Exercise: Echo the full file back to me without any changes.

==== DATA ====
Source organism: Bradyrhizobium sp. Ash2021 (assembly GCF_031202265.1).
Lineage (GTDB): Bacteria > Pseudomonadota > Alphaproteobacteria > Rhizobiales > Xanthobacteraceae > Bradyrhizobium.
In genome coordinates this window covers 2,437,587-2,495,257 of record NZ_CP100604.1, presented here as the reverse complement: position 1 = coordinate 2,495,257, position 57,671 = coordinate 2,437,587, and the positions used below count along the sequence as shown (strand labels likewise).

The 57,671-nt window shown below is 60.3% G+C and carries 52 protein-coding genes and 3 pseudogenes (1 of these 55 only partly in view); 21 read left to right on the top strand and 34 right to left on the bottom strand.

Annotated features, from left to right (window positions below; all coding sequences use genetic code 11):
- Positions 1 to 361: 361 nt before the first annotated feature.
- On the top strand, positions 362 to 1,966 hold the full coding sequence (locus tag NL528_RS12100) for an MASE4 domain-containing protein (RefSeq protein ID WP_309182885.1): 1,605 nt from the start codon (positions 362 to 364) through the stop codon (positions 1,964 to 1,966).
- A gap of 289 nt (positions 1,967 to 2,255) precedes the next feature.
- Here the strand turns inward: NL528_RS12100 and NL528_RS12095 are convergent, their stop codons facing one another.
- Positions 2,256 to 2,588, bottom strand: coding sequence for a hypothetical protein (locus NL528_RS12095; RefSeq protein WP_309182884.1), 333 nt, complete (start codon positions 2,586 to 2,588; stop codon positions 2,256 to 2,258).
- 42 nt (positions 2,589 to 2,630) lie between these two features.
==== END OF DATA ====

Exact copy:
Source organism: Bradyrhizobium sp. Ash2021 (assembly GCF_031202265.1).
Lineage (GTDB): Bacteria > Pseudomonadota > Alphaproteobacteria > Rhizobiales > Xanthobacteraceae > Bradyrhizobium.
In genome coordinates this window covers 2,437,587-2,495,257 of record NZ_CP100604.1, presented here as the reverse complement: position 1 = coordinate 2,495,257, position 57,671 = coordinate 2,437,587, and the positions used below count along the sequence as shown (strand labels likewise).

The 57,671-nt window shown below is 60.3% G+C and carries 52 protein-coding genes and 3 pseudogenes (1 of these 55 only partly in view); 21 read left to right on the top strand and 34 right to left on the bottom strand.

Annotated features, from left to right (window positions below; all coding sequences use genetic code 11):
- Positions 1 to 361: 361 nt before the first annotated feature.
- On the top strand, positions 362 to 1,966 hold the full coding sequence (locus tag NL528_RS12100) for an MASE4 domain-containing protein (RefSeq protein ID WP_309182885.1): 1,605 nt from the start codon (positions 362 to 364) through the stop codon (positions 1,964 to 1,966).
- A gap of 289 nt (positions 1,967 to 2,255) precedes the next feature.
- Here the strand turns inward: NL528_RS12100 and NL528_RS12095 are convergent, their stop codons facing one another.
- Positions 2,256 to 2,588, bottom strand: coding sequence for a hypothetical protein (locus NL528_RS12095; RefSeq protein WP_309182884.1), 333 nt, complete (start codon positions 2,586 to 2,588; stop codon positions 2,256 to 2,258).
- 42 nt (positions 2,589 to 2,630) lie between these two features.